Tuesday 21 March 2023

Qatar, UAE top in average wealth in Mena

DUBAI, November 22, 2016

Qatar recorded the highest average wealth per adult of $161,700 in mid-2016, while the UAE followed closely with $151,100, according to the Global Wealth Report 2016.

Average wealth in Mena declined by 2.6 per cent in the 12 months to mid-2016 to $13,300, according to the report. Measured in local currency, average wealth increased by 2.5 per cent.

The number of millionaires in the Middle East and North Africa (Mena) region has grown by 330 per cent since 2000 and is expected to reach 460,000 by 2021, the report published by Credit Suisse Research Institute said.

Qatar and the UAE saw a small drop of -0.4 per cent and -0.3 per cent respectively in average wealth from mid last year. Kuwait placed third in the region with an average wealth per adult of $119,000, which grew by 0.2 per cent since last year.  The average wealth per adult in Bahrain fell by -1.1 per cent from mid last year to $50,600 and in Saudi Arabia, the largest economy in the region, it fell by -0.6 per cent, touching $40,600. Egypt’s wealth per adult saw a massive drop of -13 per cent, touching $6,300.

Household wealth in the region reached an estimated $3.7 trillion in mid-2016. Wealth has grown by 162 per cent since 2000, well above the global average of 119 per cent.

Saudi Arabia ranked first in total household wealth with an estimated wealth of $725 billion, closely followed by the UAE with an estimated wealth of $597 billion. Egypt’s total wealth declined to $351 billion this year, having peaked at $511 billion in 2010. Qatar and Kuwait’s total wealth is estimated to be $210 billion and $288 billion respectively. Bahrain's net household wealth is estimated at $31 billion.

In the next five years household net wealth in the Mena region is expected to increase by a further 53 per cent, or nearly 9 per cent annually.

The Mena region currently accounts for 5.9 per cent of the world's adults but just 1.4 per cent of global wealth. The number of adults has increased by 56 per cent since 2000, the highest rate among regions in the report.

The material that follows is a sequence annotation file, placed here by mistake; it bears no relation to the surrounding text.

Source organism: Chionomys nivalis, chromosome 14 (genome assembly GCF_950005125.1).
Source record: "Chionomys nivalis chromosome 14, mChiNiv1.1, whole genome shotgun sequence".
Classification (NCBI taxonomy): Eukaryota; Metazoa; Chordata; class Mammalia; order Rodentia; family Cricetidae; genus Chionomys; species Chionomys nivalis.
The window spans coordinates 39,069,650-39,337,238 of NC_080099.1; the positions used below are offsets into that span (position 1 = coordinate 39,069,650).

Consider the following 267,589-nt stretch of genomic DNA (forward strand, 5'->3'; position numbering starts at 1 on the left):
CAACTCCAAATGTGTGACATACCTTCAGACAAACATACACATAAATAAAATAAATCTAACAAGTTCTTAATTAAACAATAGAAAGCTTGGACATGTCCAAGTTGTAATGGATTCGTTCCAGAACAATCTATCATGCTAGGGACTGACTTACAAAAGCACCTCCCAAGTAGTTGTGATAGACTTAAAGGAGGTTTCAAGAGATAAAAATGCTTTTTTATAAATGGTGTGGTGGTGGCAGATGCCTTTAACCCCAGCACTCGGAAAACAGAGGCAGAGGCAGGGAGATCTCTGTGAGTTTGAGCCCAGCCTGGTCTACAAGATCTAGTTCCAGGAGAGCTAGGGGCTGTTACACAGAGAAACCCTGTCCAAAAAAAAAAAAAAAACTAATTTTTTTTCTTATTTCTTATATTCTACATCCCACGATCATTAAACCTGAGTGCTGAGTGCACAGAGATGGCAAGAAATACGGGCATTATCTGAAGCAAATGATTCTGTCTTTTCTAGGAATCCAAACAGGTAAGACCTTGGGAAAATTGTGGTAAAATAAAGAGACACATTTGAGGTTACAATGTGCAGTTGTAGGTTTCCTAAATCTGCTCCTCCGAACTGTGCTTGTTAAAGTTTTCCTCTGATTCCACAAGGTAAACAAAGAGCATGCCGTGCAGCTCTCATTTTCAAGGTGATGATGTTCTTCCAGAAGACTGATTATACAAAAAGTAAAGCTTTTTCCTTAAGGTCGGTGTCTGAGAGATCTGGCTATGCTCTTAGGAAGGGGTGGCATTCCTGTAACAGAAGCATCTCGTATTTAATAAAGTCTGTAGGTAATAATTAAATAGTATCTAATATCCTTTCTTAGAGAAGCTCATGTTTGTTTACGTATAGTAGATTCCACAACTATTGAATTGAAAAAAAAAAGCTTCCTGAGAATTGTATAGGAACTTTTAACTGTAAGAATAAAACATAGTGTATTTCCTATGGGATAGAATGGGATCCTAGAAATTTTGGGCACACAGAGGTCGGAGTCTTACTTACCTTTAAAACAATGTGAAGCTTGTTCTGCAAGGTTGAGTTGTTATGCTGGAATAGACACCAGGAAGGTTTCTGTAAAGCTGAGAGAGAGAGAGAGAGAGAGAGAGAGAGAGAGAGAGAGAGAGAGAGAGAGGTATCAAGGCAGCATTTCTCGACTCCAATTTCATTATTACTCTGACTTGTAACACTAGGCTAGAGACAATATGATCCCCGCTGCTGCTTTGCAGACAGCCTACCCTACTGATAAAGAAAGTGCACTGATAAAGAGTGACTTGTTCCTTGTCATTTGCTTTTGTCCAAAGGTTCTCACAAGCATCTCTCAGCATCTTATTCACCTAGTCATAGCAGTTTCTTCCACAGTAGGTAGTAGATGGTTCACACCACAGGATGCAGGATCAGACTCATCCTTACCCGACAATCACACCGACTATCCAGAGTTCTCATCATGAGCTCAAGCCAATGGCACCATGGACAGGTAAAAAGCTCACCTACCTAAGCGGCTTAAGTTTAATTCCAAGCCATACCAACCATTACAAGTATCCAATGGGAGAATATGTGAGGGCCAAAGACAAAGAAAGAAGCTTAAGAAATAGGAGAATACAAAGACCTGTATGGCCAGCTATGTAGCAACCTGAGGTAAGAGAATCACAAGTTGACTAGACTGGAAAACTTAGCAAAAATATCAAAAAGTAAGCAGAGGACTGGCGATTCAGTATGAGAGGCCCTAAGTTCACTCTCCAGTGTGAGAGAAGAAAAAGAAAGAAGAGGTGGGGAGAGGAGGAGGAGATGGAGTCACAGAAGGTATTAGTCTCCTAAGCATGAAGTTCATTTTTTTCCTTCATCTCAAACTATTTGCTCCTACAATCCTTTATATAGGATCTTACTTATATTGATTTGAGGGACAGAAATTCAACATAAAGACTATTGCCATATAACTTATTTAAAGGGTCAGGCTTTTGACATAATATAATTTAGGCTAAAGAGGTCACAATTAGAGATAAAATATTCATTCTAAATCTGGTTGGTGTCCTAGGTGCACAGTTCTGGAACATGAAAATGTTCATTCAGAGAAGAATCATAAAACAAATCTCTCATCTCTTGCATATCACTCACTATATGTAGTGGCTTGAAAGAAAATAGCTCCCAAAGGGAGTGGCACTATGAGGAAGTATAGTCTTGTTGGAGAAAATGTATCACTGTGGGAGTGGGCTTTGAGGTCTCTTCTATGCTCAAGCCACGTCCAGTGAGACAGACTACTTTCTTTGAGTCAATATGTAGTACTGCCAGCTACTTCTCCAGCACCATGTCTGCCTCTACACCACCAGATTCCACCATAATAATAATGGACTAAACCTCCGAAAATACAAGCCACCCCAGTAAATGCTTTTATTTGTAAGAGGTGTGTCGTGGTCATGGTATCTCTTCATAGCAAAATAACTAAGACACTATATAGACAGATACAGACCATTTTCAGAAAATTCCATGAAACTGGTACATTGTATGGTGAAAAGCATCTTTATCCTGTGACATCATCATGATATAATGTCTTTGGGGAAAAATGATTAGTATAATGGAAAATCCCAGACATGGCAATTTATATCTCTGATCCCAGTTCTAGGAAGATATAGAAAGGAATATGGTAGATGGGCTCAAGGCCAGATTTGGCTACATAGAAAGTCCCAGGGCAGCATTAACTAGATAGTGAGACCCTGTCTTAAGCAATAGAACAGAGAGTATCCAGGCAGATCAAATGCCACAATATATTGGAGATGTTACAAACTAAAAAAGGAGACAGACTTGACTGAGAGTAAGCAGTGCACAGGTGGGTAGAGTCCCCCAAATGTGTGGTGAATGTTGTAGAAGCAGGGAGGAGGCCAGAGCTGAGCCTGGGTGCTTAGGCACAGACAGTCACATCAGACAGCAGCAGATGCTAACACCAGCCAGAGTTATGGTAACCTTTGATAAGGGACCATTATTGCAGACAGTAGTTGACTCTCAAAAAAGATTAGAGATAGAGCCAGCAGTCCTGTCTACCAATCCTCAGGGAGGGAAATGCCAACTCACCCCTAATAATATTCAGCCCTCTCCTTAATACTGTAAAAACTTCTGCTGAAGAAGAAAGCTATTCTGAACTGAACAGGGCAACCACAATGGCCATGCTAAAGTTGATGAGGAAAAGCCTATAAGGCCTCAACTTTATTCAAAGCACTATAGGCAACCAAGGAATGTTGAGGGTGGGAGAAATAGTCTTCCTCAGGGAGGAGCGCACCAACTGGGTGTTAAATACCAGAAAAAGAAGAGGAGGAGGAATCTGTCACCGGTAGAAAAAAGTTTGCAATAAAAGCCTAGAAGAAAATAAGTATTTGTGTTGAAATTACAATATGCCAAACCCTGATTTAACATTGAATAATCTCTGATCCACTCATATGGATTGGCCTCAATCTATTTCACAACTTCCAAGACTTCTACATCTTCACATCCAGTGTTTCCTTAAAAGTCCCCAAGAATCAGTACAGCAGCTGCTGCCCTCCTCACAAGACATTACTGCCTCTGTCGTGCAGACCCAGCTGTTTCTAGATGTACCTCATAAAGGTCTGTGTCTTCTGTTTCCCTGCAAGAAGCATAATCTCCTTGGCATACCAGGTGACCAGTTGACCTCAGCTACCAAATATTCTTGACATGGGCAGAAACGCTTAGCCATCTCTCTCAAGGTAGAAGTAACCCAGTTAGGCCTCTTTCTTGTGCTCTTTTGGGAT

The lower segment of the wealth pyramid, adults with net wealth up to $10,000, accounts for 83 per cent of the population. The size of this segment has increased by 49 per cent since 2000 (below population growth), which indicates that the region is gradually becoming more prosperous. In contrast, the number of adults belonging to the global middle class, with net wealth between $10,000 and $100,000 grew by 90 per cent over the same period. By far the fastest growing segments of the wealth pyramid were the top tiers, as the number of adults with net wealth between $100,000 and $1 million grew 278 per cent for the period 2000-16.

The overall growth in global wealth remained limited in 2016, continuing the trend that emerged in 2013 and contrasting sharply with the double-digit growth rates witnessed before the global financial crisis of 2008, the report said.

In the mid-term, only moderate acceleration is expected. Switzerland once again ranked as the global leader in terms of average wealth per adult in 2016.

The total global wealth in 2016 edged upwards by $3.5 trillion to a total of $256 trillion (or 1.4 per cent), a rise very much in line with the increase in the world’s adult population. Accordingly, average wealth per adult of $52,800 remains in line with last year’s figures.

Developing economies are likely to outpace the developed world in terms of wealth growth. However, they will only account for just under one-third of growth over the next five years. At present, they account for around 18 per cent of global household wealth, up from just 12 per cent in 2000.

China is expected to contribute more than half of the forecast growth in emerging economies, while more than 7 per cent will come from India.

The number of millionaires globally has increased by 155 per cent, while the number of UHNWIs has risen by 216 per cent, making them by far the fastest-growing group of wealth holders.

The 12.4 million millionaires in the world in 2000 were heavily concentrated (96 per cent) in high-income economies. Since then, 20 million ‘new millionaires’ have been added to this total, of whom approximately 2.6 million – 13 per cent of the total additions – come from emerging economies.

This century, no other segments of the wealth pyramid have developed as significantly as the millionaire and UHNWI segments.

The number of millionaires is projected to reach 45.1 million by 2021, while the number of UHNWIs could reach 208,000, up from 141,000. - TradeArabia News Service

Tags: Qatar | rich | millionaires |

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